According to the United Nations Office for the Coordination of Humanitarian Affairs, the human toll of the Great March of Return stood at 228 Palestinians killed between March 30 and mid-November 2018; 43 of the killed were children and two were women. An astonishing 24,362 persons have also been injured (nearly a quarter of whom are children), while 12,778 of these have been hospitalized—5,866 from live gunshot wounds. According to an October 21 report from the World Health Organization, 86 amputations have taken place, while 1,200 patients require long-term limb reconstruction.
These gruesome statistics from the Israeli-Gaza Strip frontier only couch an even longer list of yet more brutal humanitarian statistics documenting 11 full years of besiegement. Gaza today suffers from 53.7 percent unemployment, with 85 percent of the population being food dependent. The UN already considers the Gaza Strip to be an unlivable toxic wasteland, with poisoned water, crumbling infrastructure, a collapsed economy, and with indications that the territory’s biosphere is now prone to the spread of waterborne diseases thanks to chronic electricity shortages and the lack of sewage treatment. (A recent RAND Corporation report warns that if the chronic state of emergency in Gaza’s water and sewage sector continues, an epidemic disease outbreak or other public health crisis is imminent, with the risk of it spreading to Israel and Egypt.) In the past five years alone, the strip’s population density has increased by more than one thousand persons per square kilometer—from 4,383 people/km2 to 5,479.
Qualitatively, the siege aims to isolate and target the expression of any new forms of Palestinian political organization. Its initial imposition came in the wake of Hamas’ dramatic winning of the 2006 Legislative Council elections in which the movement promised to implement a wide series of democratic civil governance reforms to the PA while realigning its political agenda. The realignment was to include acknowledging that the Palestinians were still in a phase of “national liberation” and had “the right to strive to recover their own rights and end the occupation using all means, including armed struggle.” This collective agenda resonated with Palestinian society in the context of heavy disappointment with the structure and outcomes of the Oslo process (which had never been put to a national referendum), the disappointing performance of the Fateh-led PA during 1990s, and the devastation wrought on Palestinian society in the wake of Israeli repression during the second Intifada. After a 2007 U.S.-backed coup attempt through right-wing Fateh elements was exposed and aborted, Israel and the international community imposed a full-blown siege on the territory, attempting to contain and suffocate this reformist political tendency. The aim was to force Palestinians to accept the Oslo process framework, and its strict political parameters designating the PA as a subcontracted Israeli security-provider, as the “only game in town.”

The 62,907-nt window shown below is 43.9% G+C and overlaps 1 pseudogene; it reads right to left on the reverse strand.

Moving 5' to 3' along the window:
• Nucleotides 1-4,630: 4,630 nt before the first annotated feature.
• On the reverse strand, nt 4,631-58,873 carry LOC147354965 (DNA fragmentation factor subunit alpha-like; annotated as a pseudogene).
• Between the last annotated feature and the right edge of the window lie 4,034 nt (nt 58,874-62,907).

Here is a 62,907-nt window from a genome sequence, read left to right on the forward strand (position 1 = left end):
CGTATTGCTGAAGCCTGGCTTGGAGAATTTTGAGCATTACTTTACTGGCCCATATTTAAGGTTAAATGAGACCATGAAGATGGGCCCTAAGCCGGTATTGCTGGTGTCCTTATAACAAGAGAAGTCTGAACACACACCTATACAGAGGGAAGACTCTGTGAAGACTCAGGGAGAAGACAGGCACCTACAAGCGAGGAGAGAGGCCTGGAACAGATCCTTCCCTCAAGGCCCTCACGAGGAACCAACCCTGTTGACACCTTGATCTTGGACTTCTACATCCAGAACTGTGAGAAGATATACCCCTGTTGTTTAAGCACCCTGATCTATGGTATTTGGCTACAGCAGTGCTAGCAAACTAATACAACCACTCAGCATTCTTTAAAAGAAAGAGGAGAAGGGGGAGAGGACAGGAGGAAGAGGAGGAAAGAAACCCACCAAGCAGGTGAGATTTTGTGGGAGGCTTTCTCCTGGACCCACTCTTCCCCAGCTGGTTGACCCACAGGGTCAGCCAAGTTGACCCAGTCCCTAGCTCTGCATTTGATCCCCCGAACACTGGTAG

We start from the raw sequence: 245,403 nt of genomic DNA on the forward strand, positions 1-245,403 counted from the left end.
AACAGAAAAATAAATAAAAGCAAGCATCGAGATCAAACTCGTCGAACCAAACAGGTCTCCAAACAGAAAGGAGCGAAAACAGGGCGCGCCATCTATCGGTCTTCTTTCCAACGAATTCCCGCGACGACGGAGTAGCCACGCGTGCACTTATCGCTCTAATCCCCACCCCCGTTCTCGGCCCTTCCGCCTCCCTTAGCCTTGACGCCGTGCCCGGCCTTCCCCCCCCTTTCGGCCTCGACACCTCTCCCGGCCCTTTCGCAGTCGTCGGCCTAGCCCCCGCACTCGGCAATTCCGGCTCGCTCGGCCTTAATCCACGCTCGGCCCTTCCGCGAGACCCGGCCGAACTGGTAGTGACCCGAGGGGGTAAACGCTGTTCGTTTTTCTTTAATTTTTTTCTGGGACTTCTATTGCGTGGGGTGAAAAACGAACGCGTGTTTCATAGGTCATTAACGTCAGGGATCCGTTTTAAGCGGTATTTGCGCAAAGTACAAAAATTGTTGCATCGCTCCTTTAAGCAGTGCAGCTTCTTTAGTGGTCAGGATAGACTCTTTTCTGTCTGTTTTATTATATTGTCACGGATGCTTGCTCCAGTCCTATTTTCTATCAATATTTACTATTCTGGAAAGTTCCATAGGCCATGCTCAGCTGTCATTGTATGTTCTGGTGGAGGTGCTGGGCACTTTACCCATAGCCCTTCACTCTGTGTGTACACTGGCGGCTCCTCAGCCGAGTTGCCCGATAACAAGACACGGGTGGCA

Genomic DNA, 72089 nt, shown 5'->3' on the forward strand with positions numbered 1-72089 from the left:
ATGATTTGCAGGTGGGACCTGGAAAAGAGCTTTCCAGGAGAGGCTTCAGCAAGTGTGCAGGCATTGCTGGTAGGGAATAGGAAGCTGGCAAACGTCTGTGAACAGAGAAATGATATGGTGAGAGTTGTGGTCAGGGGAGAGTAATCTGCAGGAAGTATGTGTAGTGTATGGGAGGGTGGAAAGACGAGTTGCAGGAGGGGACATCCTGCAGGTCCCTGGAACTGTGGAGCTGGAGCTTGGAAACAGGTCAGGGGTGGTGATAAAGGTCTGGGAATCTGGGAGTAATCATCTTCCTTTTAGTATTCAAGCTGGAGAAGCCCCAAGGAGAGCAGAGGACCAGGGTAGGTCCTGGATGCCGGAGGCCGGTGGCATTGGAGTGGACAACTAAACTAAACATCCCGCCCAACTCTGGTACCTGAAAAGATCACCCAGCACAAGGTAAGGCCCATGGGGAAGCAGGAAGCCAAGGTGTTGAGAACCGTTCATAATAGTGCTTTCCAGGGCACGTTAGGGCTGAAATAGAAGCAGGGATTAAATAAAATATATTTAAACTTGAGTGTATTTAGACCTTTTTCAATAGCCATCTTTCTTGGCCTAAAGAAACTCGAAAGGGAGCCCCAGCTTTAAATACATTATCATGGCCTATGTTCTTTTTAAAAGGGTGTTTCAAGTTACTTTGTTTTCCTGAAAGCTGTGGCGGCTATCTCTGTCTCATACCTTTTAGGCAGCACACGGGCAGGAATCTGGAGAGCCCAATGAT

By combining horrific military assaults with siege tactics, Israel—and Egypt and the Western bloc of states who observe the siege—aims to generate humanitarian, political, and financial crises that create leverage over the Palestinian movement, while scuttling the ability of Hamas to perform its political and reformist mandate.
As it did with Fateh previously, Israel seeks to tame Hamas by forcing it to internalize compromises generated through the management of these crises. Israel thus works to divide the Palestinian front by splitting it between its Gaza and West Bank wings, ensuring that each individual territory is governed by Oslo or Oslo-like arrangements. Israel becomes the overseer of an indirect governance arrangement of Palestinian affairs, leveraged and managed through the self-preservation instincts of each of the two main political parties of Palestinian politics today—Fateh and Hamas. International donor aid subsidizes this arrangement at no cost to Israel, with Western funds used in the case of the West Bank, and with Qatari/Turkish/Islamist funds plus residual Western aid (through UN bodies and NGOs) subsidizing Gaza.
Through these means, Israel effectively divides and rules the Palestinian polity, with Gaza receiving the stick to Fateh and the PA’s West Bank carrot, albeit with the latter also being whittled down in size. Between the two, Palestinian organizing is hamstrung and with it the possibility of generating significant leverage on the regional and international fronts. Israel is seemingly absolved from its responsibility to conform to international legal norms or even to engage in negotiations, thus freeing it to accelerate its settlement project without restraint.